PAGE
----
Roman Holiday

Roman Holiday ★★★★½

Rotten Tomatoes: 98%
Metacritic Metascore: 78
IMDB: 8.0


Viewing Medium: Amazon Prime
Release Date: 02 September 1953
Distributor: Paramount Pictures
Budget: $1.5M
Worldwide Gross: N/A
OSCAR Nominations: 10
OSCAR Wins: 3

April 2020
Amazon Ranked
First Viewing 

Princess Ann: "I've never been alone with a man before, even with my dress on. With my dress off, it's MOST unusual."

SYNOPSIS: A bored and sheltered princess escapes her guardians and falls in love with an American newsman in Rome.
- Source: IMDB

TRIVIA: Paramount originally wanted to shoot this movie in Hollywood. William Wyler refused, insisting it must be shot on location. They finally agreed, but with a much lower budget. This meant the movie would be in black and white, not the expected Technicolor, and he would need to cast an unknown actress as the Princess, Audrey Hepburn.

Constantly advised, overprotected, and bored with her royal duties, Princess Anne, on holiday in Rome, evades her protectors and sneaks out at night to discover how the ordinary Italians live.

TRIVIA: The first American film to be made in its entirety in Italy.

While traversing the streets of Rome, she collapses due to immense exhaustion. Joe Bradley (Gregory Peck), a newspaper reporter who was planning to interview the Princess the following day passes by and notices our forlorn princess passed out on a bench. Not realizing who she is, he eventually takes her to his apartment where she spends the night on his couch.

TRIVIA: Audrey Hepburn won the 1953 Best Actress Academy Award for Roman Holiday. On March 25th, 1954, she accepted the award from the much revered Academy president Jean Hersholt. After accepting the award, Audrey kissed him smack on the mouth, instead of the cheek, in her excitement. Minutes after accepting her 1953 Oscar, Audrey realized that she'd misplaced it. Turning quickly on the steps of the Center Theater in New York, she raced back to the ladies' room, retrieved the award, and was ready to pose for photographs.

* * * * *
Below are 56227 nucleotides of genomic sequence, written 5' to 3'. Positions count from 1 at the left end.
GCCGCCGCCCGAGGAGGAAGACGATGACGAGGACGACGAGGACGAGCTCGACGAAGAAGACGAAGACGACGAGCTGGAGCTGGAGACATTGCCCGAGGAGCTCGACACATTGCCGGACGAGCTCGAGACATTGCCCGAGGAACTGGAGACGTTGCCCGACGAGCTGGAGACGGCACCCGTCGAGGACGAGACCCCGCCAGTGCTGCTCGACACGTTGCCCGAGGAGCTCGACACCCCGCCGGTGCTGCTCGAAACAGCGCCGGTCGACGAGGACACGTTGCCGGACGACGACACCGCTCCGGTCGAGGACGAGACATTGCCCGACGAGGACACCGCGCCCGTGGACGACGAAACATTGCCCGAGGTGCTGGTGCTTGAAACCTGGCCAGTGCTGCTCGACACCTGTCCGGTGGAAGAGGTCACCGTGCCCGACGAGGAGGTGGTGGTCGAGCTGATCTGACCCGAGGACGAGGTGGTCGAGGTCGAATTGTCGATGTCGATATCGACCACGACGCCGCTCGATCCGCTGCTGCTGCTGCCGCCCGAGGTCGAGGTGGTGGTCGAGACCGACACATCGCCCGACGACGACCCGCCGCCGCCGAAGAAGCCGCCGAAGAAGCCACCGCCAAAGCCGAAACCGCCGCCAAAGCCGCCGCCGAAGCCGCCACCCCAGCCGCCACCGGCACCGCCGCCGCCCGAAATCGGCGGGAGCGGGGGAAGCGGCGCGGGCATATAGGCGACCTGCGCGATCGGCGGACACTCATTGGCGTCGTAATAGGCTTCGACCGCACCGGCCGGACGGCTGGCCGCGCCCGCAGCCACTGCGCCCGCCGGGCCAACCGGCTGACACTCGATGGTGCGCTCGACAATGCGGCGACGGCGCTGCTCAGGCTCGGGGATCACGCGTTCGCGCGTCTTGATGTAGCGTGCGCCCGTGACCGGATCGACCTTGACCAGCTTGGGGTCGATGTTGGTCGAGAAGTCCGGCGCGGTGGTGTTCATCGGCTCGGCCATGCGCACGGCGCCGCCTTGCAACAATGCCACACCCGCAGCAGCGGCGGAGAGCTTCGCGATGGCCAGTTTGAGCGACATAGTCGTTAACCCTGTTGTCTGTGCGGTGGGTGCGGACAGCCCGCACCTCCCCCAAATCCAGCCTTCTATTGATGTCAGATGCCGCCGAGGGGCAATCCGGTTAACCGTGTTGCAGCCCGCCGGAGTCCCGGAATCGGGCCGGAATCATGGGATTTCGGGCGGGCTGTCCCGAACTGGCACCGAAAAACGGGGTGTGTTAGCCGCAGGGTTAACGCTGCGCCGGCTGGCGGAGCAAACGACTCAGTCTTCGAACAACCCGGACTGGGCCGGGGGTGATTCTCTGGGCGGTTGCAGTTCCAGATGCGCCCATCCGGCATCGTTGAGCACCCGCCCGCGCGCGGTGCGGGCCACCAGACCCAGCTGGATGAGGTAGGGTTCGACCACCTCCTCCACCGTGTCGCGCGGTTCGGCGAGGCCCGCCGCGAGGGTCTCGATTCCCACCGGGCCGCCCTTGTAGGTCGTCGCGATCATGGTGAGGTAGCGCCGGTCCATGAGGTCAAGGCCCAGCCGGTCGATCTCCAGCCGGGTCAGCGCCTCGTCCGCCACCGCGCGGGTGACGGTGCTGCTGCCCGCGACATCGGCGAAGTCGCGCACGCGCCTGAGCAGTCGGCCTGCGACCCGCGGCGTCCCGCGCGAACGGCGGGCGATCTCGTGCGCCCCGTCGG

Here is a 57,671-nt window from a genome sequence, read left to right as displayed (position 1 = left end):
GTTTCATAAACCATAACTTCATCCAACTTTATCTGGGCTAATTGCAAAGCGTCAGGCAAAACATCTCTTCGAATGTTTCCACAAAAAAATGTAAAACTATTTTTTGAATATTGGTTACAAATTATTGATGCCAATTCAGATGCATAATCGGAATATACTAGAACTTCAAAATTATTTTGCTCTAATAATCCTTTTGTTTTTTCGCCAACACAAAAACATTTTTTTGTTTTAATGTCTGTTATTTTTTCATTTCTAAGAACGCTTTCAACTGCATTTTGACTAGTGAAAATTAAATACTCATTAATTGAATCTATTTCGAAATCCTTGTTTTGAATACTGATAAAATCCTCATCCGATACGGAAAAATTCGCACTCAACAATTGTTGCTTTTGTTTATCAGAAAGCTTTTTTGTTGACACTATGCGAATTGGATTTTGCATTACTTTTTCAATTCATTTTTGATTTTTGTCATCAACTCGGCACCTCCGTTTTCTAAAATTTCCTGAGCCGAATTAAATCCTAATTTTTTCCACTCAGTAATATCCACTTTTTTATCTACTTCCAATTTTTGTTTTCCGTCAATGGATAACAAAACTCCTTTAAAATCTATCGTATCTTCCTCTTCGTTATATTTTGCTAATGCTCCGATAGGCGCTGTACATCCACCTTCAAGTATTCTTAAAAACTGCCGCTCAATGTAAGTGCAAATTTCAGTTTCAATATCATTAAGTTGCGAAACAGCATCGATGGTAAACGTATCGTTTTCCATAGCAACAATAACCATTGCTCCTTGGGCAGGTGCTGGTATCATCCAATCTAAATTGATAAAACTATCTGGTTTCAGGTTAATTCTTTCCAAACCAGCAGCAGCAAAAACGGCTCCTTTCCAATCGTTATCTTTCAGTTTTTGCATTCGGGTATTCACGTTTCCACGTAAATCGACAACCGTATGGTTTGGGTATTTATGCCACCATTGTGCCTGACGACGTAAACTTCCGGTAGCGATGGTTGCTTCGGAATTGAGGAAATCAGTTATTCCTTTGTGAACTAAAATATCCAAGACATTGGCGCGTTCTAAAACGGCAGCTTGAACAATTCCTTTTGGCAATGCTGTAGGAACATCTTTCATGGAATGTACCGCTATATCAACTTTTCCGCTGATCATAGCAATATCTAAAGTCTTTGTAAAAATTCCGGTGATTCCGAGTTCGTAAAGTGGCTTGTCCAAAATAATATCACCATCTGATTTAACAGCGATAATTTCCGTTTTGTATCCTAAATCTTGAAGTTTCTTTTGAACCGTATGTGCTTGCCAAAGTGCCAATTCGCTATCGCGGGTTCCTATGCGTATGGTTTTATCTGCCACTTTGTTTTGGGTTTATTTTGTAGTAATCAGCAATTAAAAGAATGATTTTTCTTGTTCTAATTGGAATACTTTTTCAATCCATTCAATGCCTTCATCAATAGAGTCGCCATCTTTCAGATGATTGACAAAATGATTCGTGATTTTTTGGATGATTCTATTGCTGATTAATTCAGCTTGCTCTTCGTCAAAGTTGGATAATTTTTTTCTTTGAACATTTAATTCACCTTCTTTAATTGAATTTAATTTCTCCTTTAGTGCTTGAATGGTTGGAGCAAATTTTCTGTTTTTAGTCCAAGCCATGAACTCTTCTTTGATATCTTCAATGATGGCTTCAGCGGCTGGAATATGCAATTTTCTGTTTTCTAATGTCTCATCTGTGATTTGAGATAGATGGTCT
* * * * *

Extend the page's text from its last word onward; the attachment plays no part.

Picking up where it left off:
After discovering her identity, Bradley charms the runaway princess for the exclusive story he visualizes writing. He calls his carefree photographer friend Eddie Albert and proposes to spend the day with her and experience everything she has always desired to.

TRIVIA: In this movie, Audrey Hepburn and Gregory Peck both met their respective spouses while on set.

Audrey Hepburn, the exquisite incognito princess who finds romance in one of the world's most renowned cultural centers not only lets down her long tresses but also gets a more fashionable cut, as she blossoms to embrace a life she knows she cannot keep.

TRIVIA: The story was originally optioned by Frank Capra in 1949, who had hoped to cast Cary Grant and Elizabeth Taylor in what would essentially amount to being a variation on his Oscar-winning classic, It Happened One Night (1934). However, Capra's Liberty Films production company was beset with financial problems and he was forced to sell the property to Paramount, where a combination of political timidity (Capra discovered the involvement of blacklisted writer Dalton Trumbo) and a tight budget prompted him to withdraw from the project. William Wyler, however, had no compunctions whatsoever about working with Trumbo.

Hepburn and Peck are such an attractive couple that oozes great chemistry. Director William Wyler also gets many wonderous shots of Rome while on location to include the Spanish Steps, Trevi Fountain, Castel Sant'Angelo, The Coliseum, later ending it with a classic scene at the Bocca Della Verità. It all makes for a very exceptional, albeit romantic classic. Eddie Albert also plays a fantastic third wheel and like Hepburn, also received an Oscar nomination for his role which he would lose to Frank Sinatra in the Best Supporting Actor category.

TRIVIA: Audrey Hepburn was performing on Broadway in "Ondine" with her future husband Mel Ferrer when she won best actress for "Roman Holiday." Later that year, she won the Tony for her performance in "Ondine," making her one of only two actresses to win the Oscar and the Tony in the same year. Ellen Burstyn is the other, winning the Oscar for Alice Doesn't Live Here Anymore (1974) and the Tony for "Same Time, Next Year."

Someone once said that Audrey Hepburn was the beauty of possibility and transformation, and this film is a perfect example of that. While the film starts out about a princess dressing and being portrayed as an ordinary citizen on the surface, in truth she's actually pretending to be a princess. She finally becomes authentic and is subsequently transformed and prepared to deal with her destiny only through the true power of love and sacrifice. That's in and of itself is a beautiful subtext that does much to explain the films enduring and long-lasting charm.

Director: William Wlyer
Writers: Dalton Trumbo, Ian McLellan Hunter
Filming Location: Rome, Italy.

If you want to remember Princess Anne smoking her "very first" cigarette, dancing on a boat on the Tiber River, ordering champagne for lunch and hitting her own royal agent with beer bottles, and testing the legend of 'The Mouth of Truth;' don't miss this delightful movie with three legendary stars.

TRIVIA SOURCE: Roman Holiday Trivia 

For those who have read this far...

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